Earlier this year, the federal government announced a cap on the number of international students allowed in the country over the next two years. It also announced students attending public college-private partnership schools won’t be eligible for post-graduation work permits, which some college presidents have said will likely result in the partnerships being shut down.  

In 2024, Ottawa will approve 360,000 international student permits divided between the provinces based on population. Ontario, which admits the most international students, will see its numbers drop by 50 per cent. 

Some private colleges have been actively lobbying ahead of the cap’s imposition. 

Alpha College of Business and Technology currently has five lobbyists from Loyalist Public Affairs working to communicate “with the government on the provincial impacts of the federal government’s cap on foreign students,” according to their registrations. 

Other private colleges are also lobbying, though the registrations don’t explicitly mention the international students cap. 

Trios CEO Frank Gerencser is registered to lobby and has several goals, including changing the ministry’s policies on PPPs. 

Global University Systems hired McMillan Vantage’s Jeff Rutledge “to discuss government priorities relating to regulatory and or policy changes that would impact private education institutions,” according to the registration

Pures College of Technology, which partnered with Northern College and has one campus in Scarborough, has four lobbyists from four firms currently registered. 

Cestar College of Business, Health and Technology — whose executives are the most prolific PC donors — has three lobbyists from two firms currently registered. They had four more but those registrations ended in 2021.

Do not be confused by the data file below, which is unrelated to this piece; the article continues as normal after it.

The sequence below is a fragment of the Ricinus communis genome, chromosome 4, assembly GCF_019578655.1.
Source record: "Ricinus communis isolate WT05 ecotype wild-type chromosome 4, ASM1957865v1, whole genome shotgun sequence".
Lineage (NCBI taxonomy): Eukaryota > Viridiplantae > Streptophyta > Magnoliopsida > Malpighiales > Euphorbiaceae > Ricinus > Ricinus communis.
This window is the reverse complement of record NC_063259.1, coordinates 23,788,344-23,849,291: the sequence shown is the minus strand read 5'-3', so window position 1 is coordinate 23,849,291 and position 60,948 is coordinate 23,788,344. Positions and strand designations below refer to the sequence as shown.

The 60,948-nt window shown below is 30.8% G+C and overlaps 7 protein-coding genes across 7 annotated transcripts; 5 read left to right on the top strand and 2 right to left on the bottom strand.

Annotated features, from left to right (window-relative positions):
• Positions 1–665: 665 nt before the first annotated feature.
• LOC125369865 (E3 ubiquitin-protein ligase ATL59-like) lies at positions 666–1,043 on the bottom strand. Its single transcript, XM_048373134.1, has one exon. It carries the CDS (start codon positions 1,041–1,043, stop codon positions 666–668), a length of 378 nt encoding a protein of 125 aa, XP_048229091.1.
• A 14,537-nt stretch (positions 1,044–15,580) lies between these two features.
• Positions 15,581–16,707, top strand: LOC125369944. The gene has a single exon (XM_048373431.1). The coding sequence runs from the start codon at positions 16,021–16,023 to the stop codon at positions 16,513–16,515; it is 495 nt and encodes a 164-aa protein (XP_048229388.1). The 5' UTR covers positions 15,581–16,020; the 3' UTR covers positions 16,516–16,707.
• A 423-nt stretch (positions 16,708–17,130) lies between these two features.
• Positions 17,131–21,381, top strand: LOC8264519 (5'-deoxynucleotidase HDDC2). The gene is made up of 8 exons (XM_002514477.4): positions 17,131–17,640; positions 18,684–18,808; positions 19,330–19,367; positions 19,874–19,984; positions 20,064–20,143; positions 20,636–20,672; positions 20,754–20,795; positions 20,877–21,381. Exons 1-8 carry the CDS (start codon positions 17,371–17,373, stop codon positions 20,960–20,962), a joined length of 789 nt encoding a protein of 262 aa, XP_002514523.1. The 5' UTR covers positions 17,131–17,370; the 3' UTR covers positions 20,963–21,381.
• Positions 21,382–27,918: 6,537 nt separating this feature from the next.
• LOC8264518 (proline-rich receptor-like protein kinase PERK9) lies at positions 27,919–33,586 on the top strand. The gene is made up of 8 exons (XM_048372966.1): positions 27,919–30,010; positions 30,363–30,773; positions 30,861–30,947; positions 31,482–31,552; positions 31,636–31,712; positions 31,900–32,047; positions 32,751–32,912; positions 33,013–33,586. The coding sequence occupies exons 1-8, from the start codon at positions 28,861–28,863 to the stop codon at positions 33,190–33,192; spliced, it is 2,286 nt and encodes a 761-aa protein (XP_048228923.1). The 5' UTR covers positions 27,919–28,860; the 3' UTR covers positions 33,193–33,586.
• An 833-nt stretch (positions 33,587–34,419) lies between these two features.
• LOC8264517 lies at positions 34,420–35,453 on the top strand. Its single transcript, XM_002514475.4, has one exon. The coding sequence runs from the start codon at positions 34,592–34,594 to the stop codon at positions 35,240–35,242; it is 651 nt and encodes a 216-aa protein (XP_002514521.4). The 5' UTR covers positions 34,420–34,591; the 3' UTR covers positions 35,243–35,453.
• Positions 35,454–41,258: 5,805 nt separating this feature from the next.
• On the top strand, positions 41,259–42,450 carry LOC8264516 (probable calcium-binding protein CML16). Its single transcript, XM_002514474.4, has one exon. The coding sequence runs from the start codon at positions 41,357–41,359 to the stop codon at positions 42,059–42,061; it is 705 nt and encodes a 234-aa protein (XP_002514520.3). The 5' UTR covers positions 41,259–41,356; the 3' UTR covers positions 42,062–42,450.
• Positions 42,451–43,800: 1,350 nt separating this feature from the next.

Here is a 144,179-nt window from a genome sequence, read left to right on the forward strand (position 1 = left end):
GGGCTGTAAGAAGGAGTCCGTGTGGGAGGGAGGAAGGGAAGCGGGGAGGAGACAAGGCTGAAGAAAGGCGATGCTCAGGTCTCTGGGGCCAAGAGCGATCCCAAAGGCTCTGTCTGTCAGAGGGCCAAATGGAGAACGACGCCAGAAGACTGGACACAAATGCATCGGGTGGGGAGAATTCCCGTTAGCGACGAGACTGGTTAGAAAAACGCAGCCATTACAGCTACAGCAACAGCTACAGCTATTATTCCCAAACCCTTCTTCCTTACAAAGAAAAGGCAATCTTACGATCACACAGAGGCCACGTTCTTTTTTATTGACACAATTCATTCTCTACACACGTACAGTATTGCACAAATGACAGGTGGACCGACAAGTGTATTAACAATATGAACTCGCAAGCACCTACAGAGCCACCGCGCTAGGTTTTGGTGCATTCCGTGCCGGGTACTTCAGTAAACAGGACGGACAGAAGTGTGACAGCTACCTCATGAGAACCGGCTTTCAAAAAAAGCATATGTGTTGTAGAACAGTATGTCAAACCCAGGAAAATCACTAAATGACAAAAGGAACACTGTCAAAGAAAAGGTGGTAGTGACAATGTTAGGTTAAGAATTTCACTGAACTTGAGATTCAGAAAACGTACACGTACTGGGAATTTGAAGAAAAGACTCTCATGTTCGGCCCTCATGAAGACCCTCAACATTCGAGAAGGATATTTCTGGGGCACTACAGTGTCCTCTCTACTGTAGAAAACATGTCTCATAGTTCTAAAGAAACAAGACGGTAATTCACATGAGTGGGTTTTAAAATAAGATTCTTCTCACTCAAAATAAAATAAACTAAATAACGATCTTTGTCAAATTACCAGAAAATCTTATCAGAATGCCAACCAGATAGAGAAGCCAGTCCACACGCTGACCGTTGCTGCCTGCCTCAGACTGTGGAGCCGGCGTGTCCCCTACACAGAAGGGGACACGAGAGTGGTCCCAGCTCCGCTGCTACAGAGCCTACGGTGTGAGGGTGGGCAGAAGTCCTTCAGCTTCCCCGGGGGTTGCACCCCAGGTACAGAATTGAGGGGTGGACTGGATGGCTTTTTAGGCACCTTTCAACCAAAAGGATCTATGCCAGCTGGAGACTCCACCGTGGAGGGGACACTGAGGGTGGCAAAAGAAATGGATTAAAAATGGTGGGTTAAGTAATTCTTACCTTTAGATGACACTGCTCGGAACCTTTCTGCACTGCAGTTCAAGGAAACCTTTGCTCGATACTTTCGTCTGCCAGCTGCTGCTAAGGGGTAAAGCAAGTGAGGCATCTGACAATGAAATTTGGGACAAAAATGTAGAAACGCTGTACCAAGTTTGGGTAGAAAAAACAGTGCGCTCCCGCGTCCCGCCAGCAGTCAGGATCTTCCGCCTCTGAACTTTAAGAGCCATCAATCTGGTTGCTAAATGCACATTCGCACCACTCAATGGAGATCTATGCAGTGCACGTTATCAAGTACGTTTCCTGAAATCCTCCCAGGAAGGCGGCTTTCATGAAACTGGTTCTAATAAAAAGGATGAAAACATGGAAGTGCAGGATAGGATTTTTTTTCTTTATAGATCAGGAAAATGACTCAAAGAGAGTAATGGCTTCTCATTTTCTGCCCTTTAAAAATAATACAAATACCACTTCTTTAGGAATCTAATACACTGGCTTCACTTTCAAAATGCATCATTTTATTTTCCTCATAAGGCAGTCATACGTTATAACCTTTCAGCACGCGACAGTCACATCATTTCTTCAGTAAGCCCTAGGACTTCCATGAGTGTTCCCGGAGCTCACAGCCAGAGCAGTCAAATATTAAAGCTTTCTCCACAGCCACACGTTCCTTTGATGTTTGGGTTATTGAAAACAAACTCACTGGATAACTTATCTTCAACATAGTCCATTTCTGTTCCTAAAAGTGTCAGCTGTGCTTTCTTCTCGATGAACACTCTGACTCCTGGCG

The Tories also moved to restrict PPPs after the federal government announced the cap. One of the biggest promises was introducing a moratorium on new PPPs "while further work is done to strengthen oversight mechanisms and ensure the quality of existing partnerships."

The Ford government is poised to make two decisions that’ll have a significant impact on the sector going forward. 

First, it has to decide how to split international student permits between all the post-secondary schools in the province. 

Second, the Tories promised to decide how to respond to a report on the sector’s financial future. Ford has already ruled out raising tuition but hasn’t said whether the government will increase provincial funding. 

Minister Dunlop said Wednesday she will soon be announcing a “path forward” for the sector.


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Aidan Chamandy

About the Author: Aidan Chamandy

Aidan Chamandy specializes in energy and housing. He can usually be found looking for government documents on obscure websites and filing freedom-of-information requests. He hosts and produces podcasts. Reach him anytime at [email protected].